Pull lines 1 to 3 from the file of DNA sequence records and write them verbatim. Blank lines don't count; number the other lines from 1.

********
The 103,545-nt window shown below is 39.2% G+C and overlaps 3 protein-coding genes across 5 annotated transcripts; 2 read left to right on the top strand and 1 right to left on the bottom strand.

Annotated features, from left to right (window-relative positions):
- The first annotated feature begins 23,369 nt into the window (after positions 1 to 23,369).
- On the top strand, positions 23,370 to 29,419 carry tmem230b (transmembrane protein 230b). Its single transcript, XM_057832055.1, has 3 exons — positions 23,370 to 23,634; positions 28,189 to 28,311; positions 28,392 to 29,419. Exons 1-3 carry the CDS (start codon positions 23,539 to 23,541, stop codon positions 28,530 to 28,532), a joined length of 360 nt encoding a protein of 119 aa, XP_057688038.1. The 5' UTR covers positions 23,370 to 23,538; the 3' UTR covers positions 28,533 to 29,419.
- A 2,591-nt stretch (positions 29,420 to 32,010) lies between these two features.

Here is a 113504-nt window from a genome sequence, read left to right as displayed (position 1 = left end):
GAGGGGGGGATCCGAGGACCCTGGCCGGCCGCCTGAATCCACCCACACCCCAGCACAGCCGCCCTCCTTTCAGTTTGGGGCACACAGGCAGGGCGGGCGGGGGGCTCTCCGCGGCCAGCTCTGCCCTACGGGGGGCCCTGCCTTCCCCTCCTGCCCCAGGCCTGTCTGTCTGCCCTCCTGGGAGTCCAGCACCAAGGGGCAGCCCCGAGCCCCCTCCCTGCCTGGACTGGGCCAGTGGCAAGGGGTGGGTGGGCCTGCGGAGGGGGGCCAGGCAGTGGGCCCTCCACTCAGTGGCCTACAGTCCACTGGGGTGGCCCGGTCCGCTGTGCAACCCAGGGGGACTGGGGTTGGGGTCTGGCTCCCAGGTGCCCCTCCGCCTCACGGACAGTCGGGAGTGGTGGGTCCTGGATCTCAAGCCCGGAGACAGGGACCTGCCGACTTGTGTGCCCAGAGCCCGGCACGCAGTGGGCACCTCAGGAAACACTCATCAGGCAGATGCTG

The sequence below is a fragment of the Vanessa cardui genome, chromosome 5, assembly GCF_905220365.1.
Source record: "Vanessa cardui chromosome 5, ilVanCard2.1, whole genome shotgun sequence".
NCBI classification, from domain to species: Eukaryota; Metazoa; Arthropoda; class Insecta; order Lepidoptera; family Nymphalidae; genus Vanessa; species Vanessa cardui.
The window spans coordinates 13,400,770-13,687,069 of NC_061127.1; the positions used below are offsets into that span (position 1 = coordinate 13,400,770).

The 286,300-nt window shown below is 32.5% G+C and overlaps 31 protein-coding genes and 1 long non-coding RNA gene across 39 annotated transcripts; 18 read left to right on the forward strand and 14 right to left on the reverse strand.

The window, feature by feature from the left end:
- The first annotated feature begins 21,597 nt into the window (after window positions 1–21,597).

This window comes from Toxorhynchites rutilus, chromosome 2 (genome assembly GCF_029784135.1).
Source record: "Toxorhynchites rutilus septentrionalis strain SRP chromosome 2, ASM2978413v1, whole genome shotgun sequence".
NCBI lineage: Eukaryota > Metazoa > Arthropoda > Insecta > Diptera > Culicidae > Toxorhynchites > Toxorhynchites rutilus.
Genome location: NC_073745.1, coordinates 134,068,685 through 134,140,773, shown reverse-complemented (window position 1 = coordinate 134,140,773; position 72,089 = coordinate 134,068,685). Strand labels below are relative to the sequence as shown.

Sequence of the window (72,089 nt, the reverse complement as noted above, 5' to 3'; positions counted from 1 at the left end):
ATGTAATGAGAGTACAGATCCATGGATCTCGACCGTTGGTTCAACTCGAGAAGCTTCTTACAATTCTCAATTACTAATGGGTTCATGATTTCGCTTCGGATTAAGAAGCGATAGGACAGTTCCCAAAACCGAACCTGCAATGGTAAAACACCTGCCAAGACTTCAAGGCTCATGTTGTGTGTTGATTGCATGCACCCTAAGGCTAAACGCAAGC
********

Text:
The 103,545-nt window shown below is 39.2% G+C and overlaps 3 protein-coding genes across 5 annotated transcripts; 2 read left to right on the top strand and 1 right to left on the bottom strand.

Annotated features, from left to right (window-relative positions):
- The first annotated feature begins 23,369 nt into the window (after positions 1 to 23,369).